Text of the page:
After a few days in London taking in the sites and doing a little business I spent the day at the Tate Modern. This was a place I had heard mix reports from, however, I’m the sort of person who doesn’t go on other people’s opinion, and will instead make up my own mind with the least amount of expectation possible.
Link: Tate Modern https://www.tate.org.uk/visit/tate-modern
As it turns out, I ended up spending most of the day there.
One exhibit that got my attention was by an artist from Beirut, a war-torn city from the past. The artist was clearly affected by the war as a younger man and clearly affected by one particular building in the centre. Before the war devasted the city, an office block was under construction. Due to the war, it was never completed, and because of its location, it was used as a “crows nest” for snippers. Following the devastation of the war that had occurred in the city, the government believed the building would be too costly to tear down, so instead they simply left it and over time it gradually became an unofficial monument to the war in some people’s eyes.
Below: Marian Rechmaoui impression of the tower block in Beruit.
I followed the exhibit to a video of the artist speaking about his work. Something he said resonated with me. He stated how the older generations view the building as a monument to the war. The young view it with no importance. It has no meaning to them, it has no purpose, due to the young not having lived through the horrors of the war in the city.
It resonated with me because I often feel that in regards to the domestic fight for LGBT+ rights here in the uk and similar fights elsewhere in the world, the LGBT+ uprising in the 80s against section 28 and other indescrimate legistratration in the UK. The riot in New York in the 60s that led to the pride movement. Partial decriminalisation in 1967 in the UK that led to similar laws in other Commonwealth states, easing the way to fight for more equal rights over the decades. The list goes on and much further back in time.
Are these events that shaped older generations too easy to forget? It may certainly be easy to not to have that emotional connection over time with younger generations.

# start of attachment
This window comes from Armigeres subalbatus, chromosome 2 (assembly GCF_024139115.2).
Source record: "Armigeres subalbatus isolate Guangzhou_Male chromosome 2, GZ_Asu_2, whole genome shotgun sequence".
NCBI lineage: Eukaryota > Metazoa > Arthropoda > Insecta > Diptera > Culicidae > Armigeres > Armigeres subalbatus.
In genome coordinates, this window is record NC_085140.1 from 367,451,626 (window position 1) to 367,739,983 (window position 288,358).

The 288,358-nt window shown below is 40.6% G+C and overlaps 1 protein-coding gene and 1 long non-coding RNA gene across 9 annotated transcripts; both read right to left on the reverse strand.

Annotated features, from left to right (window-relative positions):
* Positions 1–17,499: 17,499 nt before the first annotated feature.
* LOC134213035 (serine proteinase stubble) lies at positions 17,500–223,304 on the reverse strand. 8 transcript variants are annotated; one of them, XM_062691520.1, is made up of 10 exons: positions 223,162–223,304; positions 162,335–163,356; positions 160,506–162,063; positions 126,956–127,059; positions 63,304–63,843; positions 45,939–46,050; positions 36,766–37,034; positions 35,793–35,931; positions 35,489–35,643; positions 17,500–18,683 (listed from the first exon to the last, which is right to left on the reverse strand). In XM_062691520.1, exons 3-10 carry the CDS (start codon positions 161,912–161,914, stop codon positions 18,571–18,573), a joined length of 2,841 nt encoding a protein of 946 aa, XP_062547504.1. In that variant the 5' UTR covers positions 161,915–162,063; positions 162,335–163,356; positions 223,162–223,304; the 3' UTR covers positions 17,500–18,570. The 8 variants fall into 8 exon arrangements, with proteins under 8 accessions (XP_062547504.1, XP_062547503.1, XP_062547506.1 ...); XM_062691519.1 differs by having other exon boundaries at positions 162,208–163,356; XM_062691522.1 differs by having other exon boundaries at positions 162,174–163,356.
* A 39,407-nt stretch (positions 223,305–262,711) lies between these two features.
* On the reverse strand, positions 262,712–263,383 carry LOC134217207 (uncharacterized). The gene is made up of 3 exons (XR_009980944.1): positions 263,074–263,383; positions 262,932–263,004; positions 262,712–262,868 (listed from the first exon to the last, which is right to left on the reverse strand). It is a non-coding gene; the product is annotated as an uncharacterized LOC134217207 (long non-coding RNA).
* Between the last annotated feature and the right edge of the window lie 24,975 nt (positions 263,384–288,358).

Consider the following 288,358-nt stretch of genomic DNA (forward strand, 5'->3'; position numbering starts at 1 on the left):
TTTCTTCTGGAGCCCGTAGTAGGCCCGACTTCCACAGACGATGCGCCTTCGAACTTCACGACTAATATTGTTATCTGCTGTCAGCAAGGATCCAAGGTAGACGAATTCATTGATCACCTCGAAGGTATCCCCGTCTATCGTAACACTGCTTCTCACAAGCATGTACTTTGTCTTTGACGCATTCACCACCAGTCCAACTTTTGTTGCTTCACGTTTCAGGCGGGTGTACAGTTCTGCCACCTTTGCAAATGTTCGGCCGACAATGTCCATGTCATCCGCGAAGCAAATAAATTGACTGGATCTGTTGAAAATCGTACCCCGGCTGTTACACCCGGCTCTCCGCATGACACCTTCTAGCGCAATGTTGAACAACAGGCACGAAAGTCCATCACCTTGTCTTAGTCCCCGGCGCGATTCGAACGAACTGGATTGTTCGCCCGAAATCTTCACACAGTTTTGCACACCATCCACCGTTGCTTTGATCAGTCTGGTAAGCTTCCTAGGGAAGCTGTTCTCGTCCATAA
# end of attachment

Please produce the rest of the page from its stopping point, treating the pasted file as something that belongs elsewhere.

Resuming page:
Pondering this, I left the Tate and made my way over the Millennium Bridge. As I was crossing, I began talking to this lovely lady with three young kids – around 8, 4 and 3 years old. The oldest was getting excited because he wanted to see “CHEWING GUM MAN!”. You could see in the eyes of the 8 year old this man was special to him, almost with a superhero status.
Below: The view from the millennium bridge in London.
My clear confusion led the mother to explain to me that he wasn’t a superhero after all, but in fact, an artist. Every few days this man would go on the Millennium Bridge and find chewing gum that people had dropped, then use them as his canvas. Each gum dropping had a unique look, and he respected that in his work. He had come up with a way of exercising his creativity and making a better world to live in.
He turned something negative into something positive. He hadn’t gone out there to protest about people dropping gum on the bridge, but he added something pleasurable to the bridge. Let’s be frank, if he made one person happy, one small boy excited, he had done a great job.
Link: More about The Chewing gum man….. https://inspiringcity.com/2014/04/18/the-chewing-gum-man-paints-a-trail-of-400-mini-artworks-on-the-millenium-bridge/
Later, I met a friend in Soho and I ventured to The Admiral Duncan – a classic British pub. Sadly, the pub was the scene of a nail bomb in 1998 by a Nazi right-wing extremist. However, after the clean-up from the attack, it was opened in defiance of the hatred toward the LGBT+ Community.
Above: Admiral Duncan plauqe remembering the bombing in 1999
Looking on the wall outside the pub there is a plaque to mark the bomb attack, and inside a piece of beautiful art in the form of a light decoration discretely hanging from the ceiling. Monuments – or memorials – to remind us of the past. Without the emotional memories, the ones that you feel in your gut, it becomes nothing but history, nothing of real connection to the loss. That is, if we are not vigilant in keeping it alive. When we talk about historic LGBT+ issues or for that matter any minorities issues those not within the Community may say “stop playing victims”, because they’ve not experienced what the Community has historically – and still does in some parts of the world.
Without showing others the past, soon we forget, and soon someone is potentially the poor victim once more, and we don’t learn from the past at all. Just like the superhero, the chewing gum man, who used the canvas of the gum to create something meaningful, we need to reach out to the past, embrace it, and learn from it in order to truly move on with no reprisals.
Don’t judge the old for showing us the memorials of a bygone time, but learn from them, and don’t judge the young for not understanding the memorials’ true meaning, instead teach them in ways such as the chewing gum man teaches us. Simple but effective ways.
Written by Darren Maples.
Edited by Tom Wiese.